Submitted to: Surfactants in Tribology
Publication Type: Book / Chapter
Publication Acceptance Date: 5/15/2010
Publication Date: 4/15/2011
Citation: Rudnick, L.R., Mohamed, A., Gul, O., Biresaw, G. 2011. Vaporization and carbonization tendency of vegetable oils as a function of chemical composition: morphology of carbon deposits on steel surfaces at elevated temperatures. In: Biresaw, G., Mittal, K.L., editors. Surfactants in Tribology. Vol 2. Boca Raton, FL: Taylor & Francis. p. 409-433. Interpretive Summary: In this work,we showed that the chemical composition of vegetable oils is directly related to the amounts of un-degraded (residue) materials remaining on the surface of the spark ignition engine. Higher residues remained un-burned when vegetable oil is high in palmitic acid as well as total saturated fatty acids. Stearic acid was found to have no influence on the amounts of the remaining residue. Fatty acid composition was found to directly relate to the morphology of the residue. Coconuts oil showed sponge-like morphology because it is solid at room temperature due to the high saturated fatty acid content. In this work, vegetable oils with different fatty acid profile and degree of saturation were tested for their lubrication performance and oxidative stability. Volatility was measured using thermogravimetric analysis (TGA), and the oxidative stability was performed using DSC, where samples were heated form 25ºC to 250ºC in the TGA and up to 320º in the DSC. The temperature regime of these studies was in the range of the temperatures in a conventional and high performance engines.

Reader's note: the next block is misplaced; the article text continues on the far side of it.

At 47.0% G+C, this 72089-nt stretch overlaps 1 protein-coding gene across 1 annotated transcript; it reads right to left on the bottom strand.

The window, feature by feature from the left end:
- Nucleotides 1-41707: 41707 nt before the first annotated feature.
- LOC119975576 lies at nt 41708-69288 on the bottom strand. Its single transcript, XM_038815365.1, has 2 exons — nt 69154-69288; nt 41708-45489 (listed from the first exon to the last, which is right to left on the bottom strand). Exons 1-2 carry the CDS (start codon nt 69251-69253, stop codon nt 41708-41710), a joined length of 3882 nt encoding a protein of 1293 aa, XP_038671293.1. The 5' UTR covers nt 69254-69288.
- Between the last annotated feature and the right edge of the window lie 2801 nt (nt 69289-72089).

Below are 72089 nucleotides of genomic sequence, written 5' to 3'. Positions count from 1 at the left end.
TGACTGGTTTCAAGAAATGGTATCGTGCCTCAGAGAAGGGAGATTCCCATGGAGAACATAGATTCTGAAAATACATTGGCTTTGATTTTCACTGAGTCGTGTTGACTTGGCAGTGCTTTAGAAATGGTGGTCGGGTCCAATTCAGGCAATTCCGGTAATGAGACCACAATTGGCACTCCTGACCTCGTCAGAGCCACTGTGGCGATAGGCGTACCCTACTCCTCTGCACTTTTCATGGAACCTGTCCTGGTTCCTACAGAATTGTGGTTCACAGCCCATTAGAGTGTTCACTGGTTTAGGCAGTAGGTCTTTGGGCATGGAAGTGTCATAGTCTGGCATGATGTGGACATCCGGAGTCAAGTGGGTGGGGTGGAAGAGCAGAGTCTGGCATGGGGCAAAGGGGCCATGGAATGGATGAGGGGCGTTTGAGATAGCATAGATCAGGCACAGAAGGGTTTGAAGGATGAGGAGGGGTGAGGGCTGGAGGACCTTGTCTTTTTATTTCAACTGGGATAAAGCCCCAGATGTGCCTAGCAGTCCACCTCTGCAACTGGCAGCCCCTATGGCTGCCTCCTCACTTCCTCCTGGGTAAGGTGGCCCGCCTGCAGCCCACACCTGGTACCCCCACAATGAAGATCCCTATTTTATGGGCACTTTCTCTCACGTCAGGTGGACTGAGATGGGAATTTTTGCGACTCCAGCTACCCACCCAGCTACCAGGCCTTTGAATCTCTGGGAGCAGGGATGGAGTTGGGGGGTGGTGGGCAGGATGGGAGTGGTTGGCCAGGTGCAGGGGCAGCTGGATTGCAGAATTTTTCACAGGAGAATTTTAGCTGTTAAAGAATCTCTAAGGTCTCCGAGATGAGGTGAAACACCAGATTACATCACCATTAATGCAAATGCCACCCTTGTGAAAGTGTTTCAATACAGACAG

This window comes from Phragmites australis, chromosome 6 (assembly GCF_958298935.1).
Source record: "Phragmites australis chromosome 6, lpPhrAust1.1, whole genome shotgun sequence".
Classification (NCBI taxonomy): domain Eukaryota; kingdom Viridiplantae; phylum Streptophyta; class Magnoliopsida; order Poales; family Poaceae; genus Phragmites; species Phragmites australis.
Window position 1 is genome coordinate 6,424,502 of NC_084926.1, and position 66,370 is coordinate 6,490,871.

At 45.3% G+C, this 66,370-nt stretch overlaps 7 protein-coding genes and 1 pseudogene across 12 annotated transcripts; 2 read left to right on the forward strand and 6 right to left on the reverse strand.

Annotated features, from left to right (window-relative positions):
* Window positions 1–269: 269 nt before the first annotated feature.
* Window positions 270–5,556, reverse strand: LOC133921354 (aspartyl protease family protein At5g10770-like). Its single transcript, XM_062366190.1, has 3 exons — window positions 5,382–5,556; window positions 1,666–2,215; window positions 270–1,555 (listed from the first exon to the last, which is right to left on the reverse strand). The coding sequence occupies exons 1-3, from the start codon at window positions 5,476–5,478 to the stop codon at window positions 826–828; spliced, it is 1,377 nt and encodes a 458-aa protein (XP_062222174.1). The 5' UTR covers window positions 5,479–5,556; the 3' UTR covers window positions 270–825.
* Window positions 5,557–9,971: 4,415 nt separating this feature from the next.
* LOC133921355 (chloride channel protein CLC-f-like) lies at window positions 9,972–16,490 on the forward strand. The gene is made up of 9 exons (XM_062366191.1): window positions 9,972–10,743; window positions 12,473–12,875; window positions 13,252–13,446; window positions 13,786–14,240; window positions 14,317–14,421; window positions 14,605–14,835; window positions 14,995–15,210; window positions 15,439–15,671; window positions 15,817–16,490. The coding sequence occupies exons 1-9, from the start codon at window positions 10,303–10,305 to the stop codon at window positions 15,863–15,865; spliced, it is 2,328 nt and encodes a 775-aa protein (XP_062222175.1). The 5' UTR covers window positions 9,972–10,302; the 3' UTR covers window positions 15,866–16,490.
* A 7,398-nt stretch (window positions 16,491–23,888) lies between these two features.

Technical Abstract: The objective of this study was to investigate the volatility of a series of vegetable oils and to relate the results to the vegetable oil fatty acid profile and deposit forming tendency. Since the amount of maximum deposit is related to what remains to carbonize, volatility is a contributing factor in the overall result. Volatility was measured using thermogravimetric analysis (TGA). In the thermal treatment experiments the vegetable oils were thermally and oxidatively treated at high temperatures (250 'C). The temperature regime of these studies was in the range of crown head and upper piston temperatures in a conventional and high performance spark ignition (SI) engine. Differences in deposit forming tendencies of the oils studied were significant. These large differences in deposit-forming tendencies under the same conditions can be attributed to the differences in the chemical composition of the vegetable oils. The amount of carbonaceous deposit left on a stainless steel (SS) 304 strip was found to be directly proportional to the amount of palmitic and total saturated acids present in the vegetable oil. Carbon deposit was found to be independent of the amount of stearic acid present in the vegetable oil. Oxidative stability was found to be dependent on the total unsaturated fatty acid amount. Different deposit morphologies or surface coverages were observed from vegetable oils having different fatty acid compositions. In general, the SS 304 surface after thermo-oxidative treatment was covered more uniformly with higher oleic acid content vegetable oils, whereas a layered surface coverage was seen with vegetable oil containing higher palmitic acid content. A sponge-like deposit morphology was observed with coconut oil, a vegetable oil that is solid at room temperature having 90% total saturates.